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Seminar by Dr. Manfred Lau (Lancaster University)

Speaker: Dr. Manfred Lau
                Lancaster University (UK)

Title: Computer Animation and 3D Modeling for Virtual and Physical Worlds

Date: Monday, February 9th, 2015

Time: 10:30AM - 12PM

Place: EV 3.309


In this talk, I will describe my research work in a number of areas in 3D computer graphics,
user interfaces, and digital fabrication. One area of my research is in computer animation and
computer games. Generating animations of crowds of characters is an important problem for applications
such as games, films, and virtual reality simulations. This problem is challenging because of the need
to generate natural human-like motion interactively for a large number of characters. I will describe
our Behavior Planning approach that performs a global search on a small set of motion capture clips
to solve this problem. I then discuss our Precomputed Search Trees technique which provides a two
orders of magnitude improvement over Behavior Planning. Another important issue for crowd simulations
is that while variation in human motion exists because people do not perform actions in precisely the
same manner every time, animation systems do not realistically produce these subtle variations.
My novel approach learns a generative Dynamic Bayesian Network model from data and can synthesize
a family of spatial and temporal variants.

Another area of my work is in sketch-based 3D modeling. Despite years of research in this area,
it is still difficult for the layperson to create detailed 3D models intuitively. My Face Poser
system combines sketch-based interfaces and captured human face data to allow novice users to
interactively pose new 3D face expressions with natural appearances. Natural face expressions
can provide a sense of realism for virtual characters in games, films, and virtual simulations.
Building such an interface is challenging because there can be many unnatural facial expressions
that are consistent with the ambiguous user input. My system automatically learns a facial prior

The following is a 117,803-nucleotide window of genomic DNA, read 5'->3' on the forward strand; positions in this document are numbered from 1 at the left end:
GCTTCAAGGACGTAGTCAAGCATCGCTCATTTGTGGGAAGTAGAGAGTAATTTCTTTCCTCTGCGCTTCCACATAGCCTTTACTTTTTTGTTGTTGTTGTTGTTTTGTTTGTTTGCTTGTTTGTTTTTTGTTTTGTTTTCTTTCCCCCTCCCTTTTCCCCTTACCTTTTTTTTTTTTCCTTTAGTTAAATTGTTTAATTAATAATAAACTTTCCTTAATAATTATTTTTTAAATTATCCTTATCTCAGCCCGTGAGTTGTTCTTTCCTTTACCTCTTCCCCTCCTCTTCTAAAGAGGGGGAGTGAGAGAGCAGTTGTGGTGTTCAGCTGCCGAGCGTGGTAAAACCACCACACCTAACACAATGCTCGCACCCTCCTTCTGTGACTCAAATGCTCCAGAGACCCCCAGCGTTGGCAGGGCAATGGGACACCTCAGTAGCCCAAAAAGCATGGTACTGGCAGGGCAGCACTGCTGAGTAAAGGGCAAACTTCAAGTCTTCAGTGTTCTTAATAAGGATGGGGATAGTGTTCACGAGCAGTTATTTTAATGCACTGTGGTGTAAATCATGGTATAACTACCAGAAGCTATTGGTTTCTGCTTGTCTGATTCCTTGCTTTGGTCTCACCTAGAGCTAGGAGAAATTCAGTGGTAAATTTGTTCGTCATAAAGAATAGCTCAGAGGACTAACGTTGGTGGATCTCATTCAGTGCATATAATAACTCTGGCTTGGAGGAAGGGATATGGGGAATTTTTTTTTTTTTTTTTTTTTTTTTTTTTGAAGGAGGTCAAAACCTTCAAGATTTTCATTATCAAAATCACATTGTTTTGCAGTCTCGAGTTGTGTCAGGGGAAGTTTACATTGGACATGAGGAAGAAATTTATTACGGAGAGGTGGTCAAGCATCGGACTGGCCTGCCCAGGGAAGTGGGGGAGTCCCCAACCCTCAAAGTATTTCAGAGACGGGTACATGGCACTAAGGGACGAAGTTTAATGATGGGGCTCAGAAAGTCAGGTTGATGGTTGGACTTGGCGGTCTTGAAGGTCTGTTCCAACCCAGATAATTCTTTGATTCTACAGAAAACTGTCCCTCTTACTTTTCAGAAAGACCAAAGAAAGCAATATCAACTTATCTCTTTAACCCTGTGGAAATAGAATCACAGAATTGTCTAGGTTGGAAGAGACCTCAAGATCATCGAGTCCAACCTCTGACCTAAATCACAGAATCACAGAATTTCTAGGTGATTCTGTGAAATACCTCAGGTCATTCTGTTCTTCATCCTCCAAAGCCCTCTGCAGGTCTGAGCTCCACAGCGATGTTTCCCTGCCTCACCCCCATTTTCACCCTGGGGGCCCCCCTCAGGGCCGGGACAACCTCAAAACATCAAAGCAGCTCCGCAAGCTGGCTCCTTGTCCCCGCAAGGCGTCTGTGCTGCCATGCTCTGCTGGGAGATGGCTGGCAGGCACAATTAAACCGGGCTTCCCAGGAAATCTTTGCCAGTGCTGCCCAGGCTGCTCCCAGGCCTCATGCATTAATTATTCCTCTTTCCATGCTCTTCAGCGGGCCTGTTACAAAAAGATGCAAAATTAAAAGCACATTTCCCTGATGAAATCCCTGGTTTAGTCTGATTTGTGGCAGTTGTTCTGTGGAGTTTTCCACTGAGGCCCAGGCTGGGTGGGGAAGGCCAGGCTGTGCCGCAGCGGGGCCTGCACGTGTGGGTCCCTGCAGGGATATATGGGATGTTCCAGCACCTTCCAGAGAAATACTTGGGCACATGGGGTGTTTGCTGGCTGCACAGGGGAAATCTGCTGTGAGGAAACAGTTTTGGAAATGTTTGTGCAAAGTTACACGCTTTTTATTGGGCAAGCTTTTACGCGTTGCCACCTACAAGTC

from a prerecorded face expression database and uses it to remove the ambiguity.

Fabrication is an emerging research area, and my recent work has been in geometry modeling and
user interfaces for fabrication. 3D printers and laser cutters are becoming increasingly common
and affordable, and it has been predicted that such technologies will lead to a new industrial
revolution. My contribution in this area from the computer graphics perspective is in
fabrication-aware 3D modeling. I will describe our novel formal grammar framework for converting
virtual 3D furniture models into real-world furniture. In the past few years, I have contributed
to the fabrication area from the human-computer interaction perspective by building a number of
user interface tools for personal fabrication. I will discuss our photo-based interface
(Modeling-in-Context), 2D sketch-based interface (SketchChair), and 3D gesture based interface
(MixFab). These interfaces have the common goal of making it easier for the layperson to design,
visualize, and fabricate personalized products by themselves and in their own home. Finally,
I will end the talk by describing possible ideas for future work.


Manfred is an Assistant Professor (Lecturer in UK) in the School of Computing and Communications
at Lancaster University. He was a post-doc researcher working with Takeo Igarashi and Jun Mitani
in Tokyo, Japan at the Japan Science and Technology Agency - Igarashi Design Interface Project.
He received his B.Sc. degree in Computer Science from Yale University, and his Ph.D. degree in
Computer Science, supervised by James Kuffner, from Carnegie Mellon University. Manfred's research
interests are in computer graphics, geometric modeling, animation, user interfaces, and digital
fabrication. His Ph.D. thesis work explores a combination of motion planning techniques and
captured data to generate realistic crowd animation for games and films. His recent research in
3D modeling and fabrication focuses on building natural user interfaces for the layperson to model,
design, and fabricate their own products.

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